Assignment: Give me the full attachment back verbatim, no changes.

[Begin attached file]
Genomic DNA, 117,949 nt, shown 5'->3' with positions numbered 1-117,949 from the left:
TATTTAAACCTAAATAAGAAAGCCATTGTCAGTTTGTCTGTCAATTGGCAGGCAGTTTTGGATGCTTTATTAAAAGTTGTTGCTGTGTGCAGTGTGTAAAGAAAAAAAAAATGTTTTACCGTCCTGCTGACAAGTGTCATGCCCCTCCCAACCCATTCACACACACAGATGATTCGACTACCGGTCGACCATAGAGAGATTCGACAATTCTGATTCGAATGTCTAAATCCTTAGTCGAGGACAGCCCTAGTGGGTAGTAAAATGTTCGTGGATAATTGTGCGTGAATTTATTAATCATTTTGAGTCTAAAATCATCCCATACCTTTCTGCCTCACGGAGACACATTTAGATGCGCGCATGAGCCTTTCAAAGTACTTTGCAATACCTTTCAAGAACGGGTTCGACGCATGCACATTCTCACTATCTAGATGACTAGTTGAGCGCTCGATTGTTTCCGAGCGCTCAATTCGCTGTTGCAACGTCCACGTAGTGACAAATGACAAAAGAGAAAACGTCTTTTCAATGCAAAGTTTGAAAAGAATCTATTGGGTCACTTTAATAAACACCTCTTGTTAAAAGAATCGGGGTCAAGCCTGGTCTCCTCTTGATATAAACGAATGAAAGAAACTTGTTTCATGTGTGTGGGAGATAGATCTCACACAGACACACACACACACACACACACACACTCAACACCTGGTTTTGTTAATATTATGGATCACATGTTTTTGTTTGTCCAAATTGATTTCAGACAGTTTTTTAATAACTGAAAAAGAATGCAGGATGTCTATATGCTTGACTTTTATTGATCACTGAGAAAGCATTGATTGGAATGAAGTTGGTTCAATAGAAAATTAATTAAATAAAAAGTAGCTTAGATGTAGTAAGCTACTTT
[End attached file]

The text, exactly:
Genomic DNA, 117,949 nt, shown 5'->3' with positions numbered 1-117,949 from the left:
TATTTAAACCTAAATAAGAAAGCCATTGTCAGTTTGTCTGTCAATTGGCAGGCAGTTTTGGATGCTTTATTAAAAGTTGTTGCTGTGTGCAGTGTGTAAAGAAAAAAAAAATGTTTTACCGTCCTGCTGACAAGTGTCATGCCCCTCCCAACCCATTCACACACACAGATGATTCGACTACCGGTCGACCATAGAGAGATTCGACAATTCTGATTCGAATGTCTAAATCCTTAGTCGAGGACAGCCCTAGTGGGTAGTAAAATGTTCGTGGATAATTGTGCGTGAATTTATTAATCATTTTGAGTCTAAAATCATCCCATACCTTTCTGCCTCACGGAGACACATTTAGATGCGCGCATGAGCCTTTCAAAGTACTTTGCAATACCTTTCAAGAACGGGTTCGACGCATGCACATTCTCACTATCTAGATGACTAGTTGAGCGCTCGATTGTTTCCGAGCGCTCAATTCGCTGTTGCAACGTCCACGTAGTGACAAATGACAAAAGAGAAAACGTCTTTTCAATGCAAAGTTTGAAAAGAATCTATTGGGTCACTTTAATAAACACCTCTTGTTAAAAGAATCGGGGTCAAGCCTGGTCTCCTCTTGATATAAACGAATGAAAGAAACTTGTTTCATGTGTGTGGGAGATAGATCTCACACAGACACACACACACACACACACACACACTCAACACCTGGTTTTGTTAATATTATGGATCACATGTTTTTGTTTGTCCAAATTGATTTCAGACAGTTTTTTAATAACTGAAAAAGAATGCAGGATGTCTATATGCTTGACTTTTATTGATCACTGAGAAAGCATTGATTGGAATGAAGTTGGTTCAATAGAAAATTAATTAAATAAAAAGTAGCTTAGATGTAGTAAGCTACTTT